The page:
A multiverse, if it exists, could be hospitable to life, according to new research.
A team of scientists from the UK and Australia made this finding while studying ‘dark energy’ — the mysterious force accelerating the expansion of the universe.
Current theories posit that our universe has just the right amount of dark energy to support life. Any more would cause a rapid expansion leading to the breakdown of matter before life could be formed.
However, the new study suggests that variations in the amount of dark energy only has a modest impact on star and planet formation, meaning that the conditions for support life are not as narrow as previously thought.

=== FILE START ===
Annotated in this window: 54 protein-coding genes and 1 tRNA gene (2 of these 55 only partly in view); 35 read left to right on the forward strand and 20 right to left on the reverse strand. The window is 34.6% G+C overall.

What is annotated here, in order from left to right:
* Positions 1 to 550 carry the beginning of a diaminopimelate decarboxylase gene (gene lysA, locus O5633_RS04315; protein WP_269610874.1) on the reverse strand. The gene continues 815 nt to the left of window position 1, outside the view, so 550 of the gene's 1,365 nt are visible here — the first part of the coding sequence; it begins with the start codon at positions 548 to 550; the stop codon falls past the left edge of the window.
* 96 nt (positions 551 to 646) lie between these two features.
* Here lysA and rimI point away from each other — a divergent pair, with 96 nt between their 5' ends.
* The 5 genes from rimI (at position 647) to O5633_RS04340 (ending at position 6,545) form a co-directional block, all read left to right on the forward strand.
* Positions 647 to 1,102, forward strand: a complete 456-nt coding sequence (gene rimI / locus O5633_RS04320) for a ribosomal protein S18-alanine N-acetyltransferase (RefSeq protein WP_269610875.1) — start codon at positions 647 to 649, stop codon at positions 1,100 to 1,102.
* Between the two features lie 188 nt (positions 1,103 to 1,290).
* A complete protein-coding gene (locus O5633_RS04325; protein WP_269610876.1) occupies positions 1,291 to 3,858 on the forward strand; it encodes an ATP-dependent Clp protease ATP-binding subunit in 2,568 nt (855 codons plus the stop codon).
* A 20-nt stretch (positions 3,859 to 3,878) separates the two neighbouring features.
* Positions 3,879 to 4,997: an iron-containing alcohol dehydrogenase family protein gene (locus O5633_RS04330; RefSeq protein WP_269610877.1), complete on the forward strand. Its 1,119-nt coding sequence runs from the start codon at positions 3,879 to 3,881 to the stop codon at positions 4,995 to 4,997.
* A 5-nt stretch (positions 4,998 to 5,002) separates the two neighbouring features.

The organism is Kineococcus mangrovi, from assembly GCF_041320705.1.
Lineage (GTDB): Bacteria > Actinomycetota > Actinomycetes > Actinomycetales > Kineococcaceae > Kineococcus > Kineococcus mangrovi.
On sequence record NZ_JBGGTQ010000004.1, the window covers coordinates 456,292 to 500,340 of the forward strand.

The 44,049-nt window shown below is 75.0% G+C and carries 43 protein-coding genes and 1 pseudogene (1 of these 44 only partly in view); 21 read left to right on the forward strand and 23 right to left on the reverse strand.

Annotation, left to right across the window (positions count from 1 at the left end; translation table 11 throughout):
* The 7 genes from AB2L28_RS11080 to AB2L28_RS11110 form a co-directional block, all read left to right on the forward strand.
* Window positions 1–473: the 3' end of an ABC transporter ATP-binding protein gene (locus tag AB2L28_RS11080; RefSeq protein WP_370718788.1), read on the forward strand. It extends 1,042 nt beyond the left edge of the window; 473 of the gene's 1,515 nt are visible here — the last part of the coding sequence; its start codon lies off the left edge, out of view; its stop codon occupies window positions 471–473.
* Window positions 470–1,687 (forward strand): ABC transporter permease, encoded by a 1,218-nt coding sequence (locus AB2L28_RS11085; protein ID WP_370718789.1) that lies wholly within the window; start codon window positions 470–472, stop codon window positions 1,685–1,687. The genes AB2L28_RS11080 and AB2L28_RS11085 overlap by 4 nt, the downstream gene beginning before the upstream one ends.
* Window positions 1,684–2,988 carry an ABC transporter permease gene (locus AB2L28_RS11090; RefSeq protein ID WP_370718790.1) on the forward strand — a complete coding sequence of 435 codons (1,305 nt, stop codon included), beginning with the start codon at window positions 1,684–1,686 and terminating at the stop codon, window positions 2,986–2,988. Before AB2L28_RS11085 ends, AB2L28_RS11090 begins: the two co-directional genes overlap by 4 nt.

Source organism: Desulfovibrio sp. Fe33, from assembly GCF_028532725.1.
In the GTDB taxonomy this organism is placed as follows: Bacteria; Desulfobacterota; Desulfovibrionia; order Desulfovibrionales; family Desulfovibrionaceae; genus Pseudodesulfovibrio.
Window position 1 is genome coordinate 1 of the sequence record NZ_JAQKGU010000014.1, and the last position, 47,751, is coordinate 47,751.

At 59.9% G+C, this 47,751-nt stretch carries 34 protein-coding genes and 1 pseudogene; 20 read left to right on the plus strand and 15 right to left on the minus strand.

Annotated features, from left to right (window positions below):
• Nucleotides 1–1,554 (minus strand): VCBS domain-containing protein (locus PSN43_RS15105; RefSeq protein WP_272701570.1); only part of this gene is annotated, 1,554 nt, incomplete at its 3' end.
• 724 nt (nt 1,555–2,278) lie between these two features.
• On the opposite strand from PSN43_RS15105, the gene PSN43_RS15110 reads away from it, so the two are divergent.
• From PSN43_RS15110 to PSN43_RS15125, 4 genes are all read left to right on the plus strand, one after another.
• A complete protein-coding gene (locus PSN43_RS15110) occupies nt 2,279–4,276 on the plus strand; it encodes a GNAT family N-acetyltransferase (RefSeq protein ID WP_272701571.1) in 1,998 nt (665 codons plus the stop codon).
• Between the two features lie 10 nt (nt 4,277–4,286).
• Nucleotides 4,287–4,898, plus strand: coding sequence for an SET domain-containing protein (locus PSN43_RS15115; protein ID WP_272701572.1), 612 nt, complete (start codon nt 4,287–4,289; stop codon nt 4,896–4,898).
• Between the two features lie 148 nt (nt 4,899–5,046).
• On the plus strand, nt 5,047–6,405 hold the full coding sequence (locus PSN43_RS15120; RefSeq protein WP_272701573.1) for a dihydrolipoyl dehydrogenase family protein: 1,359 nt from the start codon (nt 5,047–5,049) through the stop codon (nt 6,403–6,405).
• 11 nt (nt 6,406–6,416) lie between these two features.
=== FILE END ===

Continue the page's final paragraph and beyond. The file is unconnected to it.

Cosmologists from the Durham University in the UK and Australia’s University of Sydney, Western Sydney University, and the University of Western Australia used huge computer simulations of our observed universe to examine how different levels of dark energy might affect the development of life.
In two papers published in the journal Monthly Notices of the Royal Astronomical Society, researchers found that even with dark energy levels dialled to extremely high or small amounts, life still formed.
“For many physicists, the unexplained but seemingly special amount of dark energy in our universe is a frustrating puzzle.
“Our simulations show that even if there was much more dark energy, or even very little in the universe, then it would only have a minimal effect on star and planet formation, raising the prospect that life could exist throughout the multiverse,” said co-author Jaime Salcido, a researcher at Durham University’s Institute for Computational Cosmology, in a press release.